Squackett, the new collaboration between Yes’ Chris Squire and former Genesis guitarist Steve Hackett, will issue a limited edition 7-inch vinyl single on April 21 to coincide with Record Store Day. A single edit of a song called “Sea of Smiles” will be backed with “Perfect Love Song.”
The two prog-rock legends met when Squire was working on a solo album, and out of those sessions the idea evolved for a combined effort to be called Squackett. Four years in the making, this forthcoming full-length studio project — due May 28, 2012 from Esoteric Antenna — incorporates elements of both men’s musical legacies, but Hackett was quick to say that it doesn’t mimic either Yes or Genesis.
“It was very much about a bunch of pals swapping notes and anecdotes,” Hackett says. “I would say if people are looking for uncountable time signatures, in the main that’s not what this album holds. I think the songs are more simple and direct.”
Over time, the Squackett album evolved into something that both men say is unique to their lengthy catalog of songs.
“It has a flavor to it that is reminiscent of a few things from different artists,” Squire adds. “There is some clever prog rock stuff in there, some jazzy bits, but there are parts that have vocal harmonies like Crosby, Stills and Nash.”
Squire has appeared on every Yes album since the band’s founding in the late 1960s. Hackett was a member of Genesis from 1971-77, a stint that included six studio albums and three live projects, before embarking on a solo career.
Here’s a look back at previous reviews of Genesis in the Hackett era, and Squire’s Yes. Click through the titles for expanded reviews …
SOMETHING ELSE! FEATURED ARTIST: YES: We dig back into deep cuts and favorites from Fragile, Relayer, Drama, and 90125 — including “South Side of the Sky,” highlighted by “Chris Squire’s gurgling bassline. Listen closely: Bill Bruford is also mesmerizing behind the drums. It seems simple but it gathers steam as the song wears on, packing in more twists and turns than seems necessary and yet seems perfectly sensible. Rick Wakeman compliments all of this with organ and, in the breakdown, a beautifully elegant piano line. On top of it all, Jon Anderson’s airy vocals narrate a polar expedition gone tragically wrong.”
ONE TRACK MIND: STEVE HACKETT ON “FIRTH OF FIFTH,” “WHEN THE HEART RULES THE MIND,” OTHERS: Hackett, who’s readying a new collaboration with Yes co-founder Chris Squire, talks about how joining Genesis spurred him to a series of memorable inventions on his instrument. And how one of these pioneering moments would one day help create a signature part of Eddie Van Halen’s high-flying solo sound. We also go inside the brief and stormy collaboration with Steve Howe in the mid-1980s called GTR, and Hackett’s genre-busting return to prog rock in 2009.
YES – FLY FROM HERE: This album is, in many ways, better than it has any right to be. The band even attempts something it hadn’t in decades — a multi-part thematic suite, and to great effect. As always, bassist Chris Squire and drummer Alan White are compact and versatile, expertly facilitating complicated journeys like “Fly From Here Part III: Madman at the Screens,” which switches back and forth from a crunchy stomp to soaring ambiance. And the new singer acquits himself well.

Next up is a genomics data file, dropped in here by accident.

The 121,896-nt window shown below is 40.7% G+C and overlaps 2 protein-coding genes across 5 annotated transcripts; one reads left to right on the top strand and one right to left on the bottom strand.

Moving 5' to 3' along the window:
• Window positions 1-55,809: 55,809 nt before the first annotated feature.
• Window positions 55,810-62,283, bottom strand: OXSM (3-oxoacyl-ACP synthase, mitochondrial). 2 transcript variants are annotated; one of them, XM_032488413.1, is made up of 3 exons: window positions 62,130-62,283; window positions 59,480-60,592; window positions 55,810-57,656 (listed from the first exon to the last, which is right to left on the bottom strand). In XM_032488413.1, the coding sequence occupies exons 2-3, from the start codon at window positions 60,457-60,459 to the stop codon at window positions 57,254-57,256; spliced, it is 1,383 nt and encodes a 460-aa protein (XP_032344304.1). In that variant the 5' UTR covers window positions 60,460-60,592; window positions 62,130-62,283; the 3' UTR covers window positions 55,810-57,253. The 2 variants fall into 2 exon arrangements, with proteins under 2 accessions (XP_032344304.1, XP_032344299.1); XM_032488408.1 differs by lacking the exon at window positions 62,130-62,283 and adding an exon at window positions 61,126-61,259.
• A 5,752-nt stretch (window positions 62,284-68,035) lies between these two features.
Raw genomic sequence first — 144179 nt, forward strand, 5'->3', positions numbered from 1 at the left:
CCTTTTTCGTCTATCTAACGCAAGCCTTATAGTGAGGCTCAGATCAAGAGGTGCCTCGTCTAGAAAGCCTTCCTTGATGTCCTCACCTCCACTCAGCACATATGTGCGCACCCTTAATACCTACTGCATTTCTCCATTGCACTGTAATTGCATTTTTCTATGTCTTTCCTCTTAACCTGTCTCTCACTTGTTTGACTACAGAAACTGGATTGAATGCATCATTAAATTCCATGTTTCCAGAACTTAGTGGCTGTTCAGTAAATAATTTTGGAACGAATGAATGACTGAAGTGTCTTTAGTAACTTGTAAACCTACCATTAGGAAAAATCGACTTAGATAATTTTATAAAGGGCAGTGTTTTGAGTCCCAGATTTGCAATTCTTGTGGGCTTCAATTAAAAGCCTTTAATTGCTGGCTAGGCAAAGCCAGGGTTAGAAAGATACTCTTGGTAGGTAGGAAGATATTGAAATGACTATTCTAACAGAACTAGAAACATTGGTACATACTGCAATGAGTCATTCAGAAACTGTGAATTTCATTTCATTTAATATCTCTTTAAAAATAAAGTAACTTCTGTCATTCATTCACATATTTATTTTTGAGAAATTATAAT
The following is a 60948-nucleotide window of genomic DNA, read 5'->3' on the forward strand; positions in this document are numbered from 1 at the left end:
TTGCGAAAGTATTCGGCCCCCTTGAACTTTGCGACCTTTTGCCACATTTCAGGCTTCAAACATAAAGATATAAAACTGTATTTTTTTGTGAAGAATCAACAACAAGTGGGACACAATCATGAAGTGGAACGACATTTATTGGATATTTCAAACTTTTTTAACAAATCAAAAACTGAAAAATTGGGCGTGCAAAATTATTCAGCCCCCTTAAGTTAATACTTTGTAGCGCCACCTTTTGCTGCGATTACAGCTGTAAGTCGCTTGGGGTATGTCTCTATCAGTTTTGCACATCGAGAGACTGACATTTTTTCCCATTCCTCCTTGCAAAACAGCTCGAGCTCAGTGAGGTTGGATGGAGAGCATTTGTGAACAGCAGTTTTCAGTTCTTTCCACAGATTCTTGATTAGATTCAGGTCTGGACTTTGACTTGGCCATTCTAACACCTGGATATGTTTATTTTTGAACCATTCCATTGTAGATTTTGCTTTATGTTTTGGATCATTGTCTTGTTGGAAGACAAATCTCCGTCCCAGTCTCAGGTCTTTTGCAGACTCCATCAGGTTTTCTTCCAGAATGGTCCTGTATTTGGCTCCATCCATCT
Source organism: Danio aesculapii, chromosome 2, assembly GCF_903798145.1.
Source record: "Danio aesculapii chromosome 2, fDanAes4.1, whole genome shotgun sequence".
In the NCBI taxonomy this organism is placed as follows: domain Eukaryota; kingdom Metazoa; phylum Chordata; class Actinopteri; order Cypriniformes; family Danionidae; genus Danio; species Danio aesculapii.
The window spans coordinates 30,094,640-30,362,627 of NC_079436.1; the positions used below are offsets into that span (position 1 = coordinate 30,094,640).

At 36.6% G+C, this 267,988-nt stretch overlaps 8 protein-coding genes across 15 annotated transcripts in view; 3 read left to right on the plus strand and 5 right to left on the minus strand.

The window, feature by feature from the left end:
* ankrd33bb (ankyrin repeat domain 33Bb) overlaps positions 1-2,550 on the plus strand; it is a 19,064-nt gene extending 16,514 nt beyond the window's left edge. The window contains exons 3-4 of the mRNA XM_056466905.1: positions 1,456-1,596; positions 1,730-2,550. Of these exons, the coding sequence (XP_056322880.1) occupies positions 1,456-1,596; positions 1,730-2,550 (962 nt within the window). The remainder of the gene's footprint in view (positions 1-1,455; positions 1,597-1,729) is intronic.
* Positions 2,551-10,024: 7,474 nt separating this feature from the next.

GENESIS – SELLING ENGLAND BY THE POUND: There’s music I like, music I love, and then there’s music that literally gives me goosebumps. The list of music that falls into the goosebump category is a rather short one: No matter how many times I hear Steve Hackett’s guitar solo on “Firth of Fifth,” the hairs on my arm stand on end and I find myself moved nearly to tears by the emotive beauty of his guitar-tistry.
YES – IN THE PRESENT: LIVE FROM LYON: There was at least one benefit to the departure of Jon Anderson from Yes in 2008: The presence of new lead singer Benoit David immediately opened the door for a rewrite of what had become a very rote setlist. David handles things as well as can be expected on the big Anderson-sung hits here — and that’s really all Chris Squire and Co. were looking for, I suppose. You get a broader sense of what he brings to Yes as it stands today, however, on a churning, metallic fever dream like “Machine Messiah.”
[amazon_enhanced asin="B002Q9VPG6" container="" container_class="" price="All" background_color="FFFFFF" link_color="000000" text_color="0000FF" /][amazon_enhanced asin="B004Y1USV2" container="" container_class="" price="All" background_color="FFFFFF" link_color="000000" text_color="0000FF" /] [amazon_enhanced asin="B001FA1O0O" container="" container_class="" price="All" background_color="FFFFFF" link_color="000000" text_color="0000FF" /] [amazon_enhanced asin="B000002J1L" container="" container_class="" price="All" background_color="FFFFFF" link_color="000000" text_color="0000FF" /] [amazon_enhanced asin="B005H1SDQU" container="" container_class="" price="All" background_color="FFFFFF" link_color="000000" text_color="0000FF" /]
Here’s the complete album tracklisting for the Squackett project:
1. A Life Within a Day
2. Tall Ships
3. Divided Self
5. Sea of Smiles
6. The Summer Backwards
7. Storm Chaser
8. Can’t Stop the Rain
9. Perfect Love Song
Latest posts by Something Else! (see all)
- ‘I was like, what is this?’: Opening for David Bowie was memorable for Hall and Oates – sort of - August 19, 2014
- Steely Dan Sunday: The Five Best Steely Dan Singles - August 17, 2014
- ‘I don’t mean to sound like everyone’s dull’: Jon Davison admits Yes’ new Heaven and Earth is ‘easy listening’ - August 16, 2014